Possible answers: share to wrong person, someone you don't want to see a pic might see it, people share an embarrassing pic online, can permanently record a pic, can be shared without consent, etc


Possible answers: quick, easy, share to people all over the world, share to multiple people at once in a group chat, can be watched when you feel like it and watched multiple times, etc

Possible answers: share to wrong person, someone you don't want to see a video might see it, people share an embarrassing video online without consent, can permanently record a video, might show things in background of video that is embarrassing (e.g. your dirty clothes on the floor) or unsafe (e.g. your school uniform/name), etc


Possible answers: can give smiles, hugs, nods, non-verbal cues, body language, warm, personal, etc)

Possible answers: might not be able to see a person who lives far away or if they are unwell, have to plan time and place to meet, no transport to get to them, etc


  1. Have students develop their ideas under these four headings and then discuss responses and clarify any misconceptions.

Body language

Time to complete Body language: 10 min

  1. laughExplain:

"Body language, facial expressions and tone play an important part of communication. We don't get these through text communication.

This can mean that our messages can be misunderstood and can cause problems."

  1. Show slide 5 of Teaching Resource: Online vs face-to-face communication PowerPoint - examples of text messages.

  2. Allocate one text message to each group and ask them to come up with at least 3 different ways to 'read' the message using different body language, facial expressions and/or tone. (e.g. sarcastic, sincere, annoyed, happy, etc).

  3. laughDiscuss:

How can we tell if someone is being sincere or sarcastic in text?

How can we tell their tone?

If we chatting to someone in a game online that we don't know in real life, how can we tell if they are the same age as us?

Do things like emojis help?

Upsetting communication online

Time to complete Upsetting communication online: 10 min

  1. laughExplain:

"Sometimes we can misunderstand what someone has tried to say, particularly when it is online. Sometimes people can be mean or hurtful on purpose. It can be easier for someone to be mean or hurtful online." 

  1. laughAsk:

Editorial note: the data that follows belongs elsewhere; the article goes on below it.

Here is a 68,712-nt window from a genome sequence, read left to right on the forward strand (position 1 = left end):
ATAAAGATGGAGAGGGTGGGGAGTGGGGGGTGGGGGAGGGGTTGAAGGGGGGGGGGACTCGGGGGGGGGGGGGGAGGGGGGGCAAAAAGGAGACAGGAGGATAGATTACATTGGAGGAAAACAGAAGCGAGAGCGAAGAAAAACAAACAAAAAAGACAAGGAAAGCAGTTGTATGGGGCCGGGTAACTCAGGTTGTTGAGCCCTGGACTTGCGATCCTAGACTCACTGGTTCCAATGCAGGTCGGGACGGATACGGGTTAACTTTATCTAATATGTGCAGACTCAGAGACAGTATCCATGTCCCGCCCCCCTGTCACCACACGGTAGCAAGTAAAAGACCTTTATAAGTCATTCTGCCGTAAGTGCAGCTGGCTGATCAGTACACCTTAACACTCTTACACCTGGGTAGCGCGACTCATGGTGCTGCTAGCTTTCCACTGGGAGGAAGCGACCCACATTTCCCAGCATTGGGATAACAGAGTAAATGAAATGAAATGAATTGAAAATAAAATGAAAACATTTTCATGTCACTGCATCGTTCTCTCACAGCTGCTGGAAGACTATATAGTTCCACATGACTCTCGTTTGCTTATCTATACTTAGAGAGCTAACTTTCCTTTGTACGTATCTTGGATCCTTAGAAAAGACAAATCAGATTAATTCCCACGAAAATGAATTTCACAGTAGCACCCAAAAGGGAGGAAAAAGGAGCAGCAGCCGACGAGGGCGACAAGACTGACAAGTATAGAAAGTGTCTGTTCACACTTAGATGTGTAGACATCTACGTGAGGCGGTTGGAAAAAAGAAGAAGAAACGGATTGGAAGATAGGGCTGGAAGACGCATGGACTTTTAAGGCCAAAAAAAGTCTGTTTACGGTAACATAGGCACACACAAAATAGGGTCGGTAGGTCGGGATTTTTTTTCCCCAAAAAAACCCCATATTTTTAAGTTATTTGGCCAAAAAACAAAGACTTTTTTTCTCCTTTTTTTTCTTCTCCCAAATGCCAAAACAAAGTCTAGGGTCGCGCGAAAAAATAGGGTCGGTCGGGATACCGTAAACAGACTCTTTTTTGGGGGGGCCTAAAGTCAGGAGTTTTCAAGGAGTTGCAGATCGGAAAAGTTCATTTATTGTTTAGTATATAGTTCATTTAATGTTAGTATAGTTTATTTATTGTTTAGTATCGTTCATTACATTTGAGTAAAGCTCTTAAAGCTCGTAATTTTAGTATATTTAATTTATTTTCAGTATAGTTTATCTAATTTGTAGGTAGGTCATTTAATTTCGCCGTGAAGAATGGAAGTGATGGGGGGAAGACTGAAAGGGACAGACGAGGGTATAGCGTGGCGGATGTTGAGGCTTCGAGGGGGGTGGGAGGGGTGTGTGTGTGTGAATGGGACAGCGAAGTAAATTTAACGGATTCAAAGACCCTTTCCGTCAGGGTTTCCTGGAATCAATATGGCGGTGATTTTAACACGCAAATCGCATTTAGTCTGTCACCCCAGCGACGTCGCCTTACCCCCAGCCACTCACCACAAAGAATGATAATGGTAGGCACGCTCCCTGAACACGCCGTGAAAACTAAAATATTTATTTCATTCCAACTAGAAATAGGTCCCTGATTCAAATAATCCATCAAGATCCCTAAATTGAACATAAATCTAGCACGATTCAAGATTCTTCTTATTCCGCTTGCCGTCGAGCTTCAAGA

Why do you think it is easier for someone to say mean things online?

(they don't have to see the person, they might be in a bad mood and say something when they are mad - it's easy to quickly send a message, they can 'hide behind the keyboard', they can pretend to be someone else online, etc).

Why is it easy for someone to pretend to be someone else online?

(they can use a fake profile, they can use a different pic, they might not have a pic or video, etc)

  1. laugh Explain:

"It is not ok:

  • for someone to bully you online (just like bullying in-person is not ok)

  • for someone to pretend to be someone else online for hurtful reasons

  • for someone to share photos/videos/information about you online without your consent.

There are people and places you can go for help if this happens."   

  1. laugh Ask:

❓ What could you do if you noticed someone bullying a classmate in a group chat?

(tell a parent or trusted adult, tell that person it is not ok, block the person from the group chat, as the classmate if they are ok, etc)

What could you do if a someone shared a picture of you without consent?

(ask them to take it down/delete it/unsend it, report it on the app it is shared on, report it to eSafety Commissioner, tell a trusted adult, etc)

What could you do if you thought someone was pretending to be someone else online?

(don't share any personal information, don't accept free gifts/favours/game credits, stop chatting to them, tell a trusted adult, etc)

Reflection - which mode is best?

Time to complete Reflection - which mode is best?: 10 min

  1. Show slide 6 of Teaching Resource: Online vs face-to-face communication PowerPoint  - scenarios.

  2. Work through each of the scenarios and ask the students:

What form of communication is best? Why?

  1. laugh Ask:

List 5 people or places (one for each finger on your hand) you could go to for help if any of these things happened to you or a friend.

yes Teaching tip: It is important not to list the people for the students as each person's 'safe people' may be different. This may be an activity the students have done in protective behaviours lessons in lower years. 

It is ok to offer reliable and safe places for students to add to their list of 5.

For example,

eSafety Commissioner (can report image-based abuse, harassment, etc),

Kids Helpline (24 hour free helpline)

school leaders and health team (e.g. deputy principal, counsellor, psychologist).